In minor keys be careful not to confuse the leading tone triad which is diminished with the subtonic triad which is major. The subtonic will be discussed in Chapter Another way of saying this is the third inversion of dominant 7 must resolve to tonic in 1st inversion. This position of dominant 7 is frequently used as a neighbor chord to prolong the tonic.
It is possible for the bass to leap into either of these, but they still need to resolve, and to do so with a stepwise motion. These motions share a similarity to the neighbor motions described above: Incomplete neighbor chords occur relatively rarely.
It is important to spot an active scale degree in the bass, and for that pitch to resolve by step, in order to label this function. There are three primary possibilities: Instead of using dominant, the leading tone triad in first inversion can be used.Scale Degrees: Tonic, Supertonic, Dominant & All That Jazz
For the moment, perfect authentic cadences should be considered the norm, and should be used in written work. Imperfect authentic cadences will only be observed, in analysis work. They must occur between two sonorities that have the same or similar function. In a similar manner, incomplete neighbor chords must always move to a chord within the prolonged area.
While it is common to find tonic prolongations that begin with tonic, this is not always the case. It is possible for the tonic to appear later within the prolongation.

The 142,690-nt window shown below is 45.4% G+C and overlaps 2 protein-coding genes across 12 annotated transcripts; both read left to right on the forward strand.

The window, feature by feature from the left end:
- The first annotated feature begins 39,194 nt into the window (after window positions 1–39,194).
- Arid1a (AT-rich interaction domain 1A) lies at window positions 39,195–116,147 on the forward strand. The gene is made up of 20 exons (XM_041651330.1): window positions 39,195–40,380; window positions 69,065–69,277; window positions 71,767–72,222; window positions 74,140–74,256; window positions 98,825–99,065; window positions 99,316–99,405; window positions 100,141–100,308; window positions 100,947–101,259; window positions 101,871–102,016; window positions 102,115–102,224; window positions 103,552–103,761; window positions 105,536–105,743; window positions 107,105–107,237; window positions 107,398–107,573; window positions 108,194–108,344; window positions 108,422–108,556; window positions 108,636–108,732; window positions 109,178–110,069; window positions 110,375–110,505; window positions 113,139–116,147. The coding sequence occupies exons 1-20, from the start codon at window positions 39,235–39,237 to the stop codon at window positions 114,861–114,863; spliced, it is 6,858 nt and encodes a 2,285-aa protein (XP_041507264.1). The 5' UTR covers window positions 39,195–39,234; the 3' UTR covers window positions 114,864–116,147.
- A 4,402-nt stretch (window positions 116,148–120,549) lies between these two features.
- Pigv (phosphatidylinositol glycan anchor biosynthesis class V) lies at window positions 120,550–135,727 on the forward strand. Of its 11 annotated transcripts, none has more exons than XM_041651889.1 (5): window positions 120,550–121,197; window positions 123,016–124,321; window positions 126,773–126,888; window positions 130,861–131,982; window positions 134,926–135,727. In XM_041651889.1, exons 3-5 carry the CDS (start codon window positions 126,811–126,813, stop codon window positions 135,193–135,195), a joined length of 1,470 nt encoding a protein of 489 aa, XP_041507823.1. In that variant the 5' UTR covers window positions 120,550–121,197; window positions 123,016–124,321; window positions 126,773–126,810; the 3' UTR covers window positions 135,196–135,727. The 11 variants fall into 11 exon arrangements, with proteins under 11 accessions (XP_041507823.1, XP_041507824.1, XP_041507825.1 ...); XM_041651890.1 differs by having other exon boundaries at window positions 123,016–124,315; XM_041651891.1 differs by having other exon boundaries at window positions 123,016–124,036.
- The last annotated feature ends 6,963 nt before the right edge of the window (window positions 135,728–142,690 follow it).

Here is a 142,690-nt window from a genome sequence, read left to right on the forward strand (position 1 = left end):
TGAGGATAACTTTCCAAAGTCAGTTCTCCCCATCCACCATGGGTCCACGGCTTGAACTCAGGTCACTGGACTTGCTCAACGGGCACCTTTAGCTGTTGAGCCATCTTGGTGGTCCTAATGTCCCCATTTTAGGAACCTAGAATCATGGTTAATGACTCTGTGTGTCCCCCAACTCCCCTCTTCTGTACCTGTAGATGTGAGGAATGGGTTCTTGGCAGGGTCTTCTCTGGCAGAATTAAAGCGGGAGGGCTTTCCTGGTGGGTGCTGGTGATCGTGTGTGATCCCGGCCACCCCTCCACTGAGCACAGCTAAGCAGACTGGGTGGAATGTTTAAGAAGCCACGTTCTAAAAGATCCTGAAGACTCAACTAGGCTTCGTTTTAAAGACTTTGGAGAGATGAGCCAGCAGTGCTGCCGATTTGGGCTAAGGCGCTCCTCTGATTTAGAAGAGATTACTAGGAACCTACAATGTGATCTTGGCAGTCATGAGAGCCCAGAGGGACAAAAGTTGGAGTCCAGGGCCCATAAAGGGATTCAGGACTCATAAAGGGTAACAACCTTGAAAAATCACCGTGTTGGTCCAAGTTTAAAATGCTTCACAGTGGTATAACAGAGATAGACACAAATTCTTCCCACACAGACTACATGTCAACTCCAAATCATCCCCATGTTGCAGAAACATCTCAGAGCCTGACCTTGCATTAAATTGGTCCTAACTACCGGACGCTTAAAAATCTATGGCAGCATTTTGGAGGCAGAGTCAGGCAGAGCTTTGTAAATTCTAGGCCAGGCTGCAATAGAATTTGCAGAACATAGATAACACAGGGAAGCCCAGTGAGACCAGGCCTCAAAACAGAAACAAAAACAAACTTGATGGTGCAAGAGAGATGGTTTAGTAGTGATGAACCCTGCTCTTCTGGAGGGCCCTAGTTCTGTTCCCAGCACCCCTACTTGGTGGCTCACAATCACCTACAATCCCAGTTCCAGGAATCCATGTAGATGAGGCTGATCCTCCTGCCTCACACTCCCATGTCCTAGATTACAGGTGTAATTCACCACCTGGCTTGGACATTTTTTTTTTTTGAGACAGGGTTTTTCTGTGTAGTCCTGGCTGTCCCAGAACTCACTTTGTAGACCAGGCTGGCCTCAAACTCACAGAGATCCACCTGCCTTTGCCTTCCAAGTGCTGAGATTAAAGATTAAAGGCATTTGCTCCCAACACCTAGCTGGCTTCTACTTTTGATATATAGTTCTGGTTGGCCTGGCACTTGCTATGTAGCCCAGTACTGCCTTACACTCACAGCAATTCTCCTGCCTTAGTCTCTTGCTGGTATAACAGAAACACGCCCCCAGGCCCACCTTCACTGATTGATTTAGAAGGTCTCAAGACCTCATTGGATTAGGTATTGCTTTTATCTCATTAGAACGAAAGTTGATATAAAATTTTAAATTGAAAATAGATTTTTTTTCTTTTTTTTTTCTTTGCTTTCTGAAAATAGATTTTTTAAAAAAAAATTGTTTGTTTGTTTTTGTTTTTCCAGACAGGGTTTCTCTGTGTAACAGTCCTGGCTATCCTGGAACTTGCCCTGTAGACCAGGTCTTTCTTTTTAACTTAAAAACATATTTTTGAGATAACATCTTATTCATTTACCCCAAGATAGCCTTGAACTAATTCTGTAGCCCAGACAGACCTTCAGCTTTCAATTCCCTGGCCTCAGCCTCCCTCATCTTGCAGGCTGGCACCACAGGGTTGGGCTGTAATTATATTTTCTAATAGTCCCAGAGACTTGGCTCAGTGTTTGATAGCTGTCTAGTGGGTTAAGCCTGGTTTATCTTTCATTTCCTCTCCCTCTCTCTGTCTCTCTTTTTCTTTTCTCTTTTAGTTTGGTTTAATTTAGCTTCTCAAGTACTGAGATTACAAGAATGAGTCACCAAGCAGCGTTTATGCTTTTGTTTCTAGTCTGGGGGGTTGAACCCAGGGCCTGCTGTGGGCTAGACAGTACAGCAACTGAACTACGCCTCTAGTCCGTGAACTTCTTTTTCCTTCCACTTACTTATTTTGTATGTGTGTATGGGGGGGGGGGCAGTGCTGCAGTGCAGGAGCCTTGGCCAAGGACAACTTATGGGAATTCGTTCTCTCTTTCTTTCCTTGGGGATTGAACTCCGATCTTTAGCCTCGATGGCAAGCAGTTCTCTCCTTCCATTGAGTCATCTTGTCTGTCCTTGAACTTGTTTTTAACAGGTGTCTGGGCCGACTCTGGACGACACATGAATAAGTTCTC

In certain circumstances, there might not be a tonic until later in the progression, but might have one at the beginning that is implied. Implied tonics will always be enclosed in parentheses, which makes the statement "this harmony is not supported by the counterpoint, but there is compelling evidence that it could be.
Never repeat the same Roman numeral back to back. The statement of a Roman numeral should always indicate that a harmonic change has taken place; if the same harmony is restated, the previous Roman numeral is still in effect.
The only exception to this is when a harmony ends a phrase, and then is also the beginning of the next phrase. In this context of two different phrases, it is appropriate to repeat the Roman numeral.
SOUND PATTERNS: Chapter Tonic and Dominant
Even if the sonority changes positions, do not rewrite the Roman numeral each time. A general rule of thumb is to use the lowest, most stable position rather than to show all the position changes.
In the example below, the first inversion of tonic on the second beat and the second inversion of dominant 7 on beat 4 do not add any new significant information, and in fact could disguise the large neighbor motion on beat 3. There is a common misconception that key signature always indicates the key; this is not true. Key signatures reveal the inventory of pitches being used, but that can be expanded with accidentals. There is only one accurate way to determine the key of a piece: Up to this point, examples have been in either C major or C minor.
In all subsequent chapters, a variety of key areas will be explored.
Authentic and half cadences reveal exactly what the key is since they are set formulas. Authentic cadences must end on tonic and must be preceded by a form of dominance. Half cadences must end on dominant, which must be major and in root position. In the example below, even though there is a key signature of no accidentals, it is clear that it is not in C major because of all the sharps.
Upon examination, the soprano and bass make it clear that it is in the key of E major, and is in fact exactly the same analysis as Scale degrees found in the bass line imply specific harmonic actions, as seen in the vocabulary chart below. The soprano line confirms this, and make it more specific.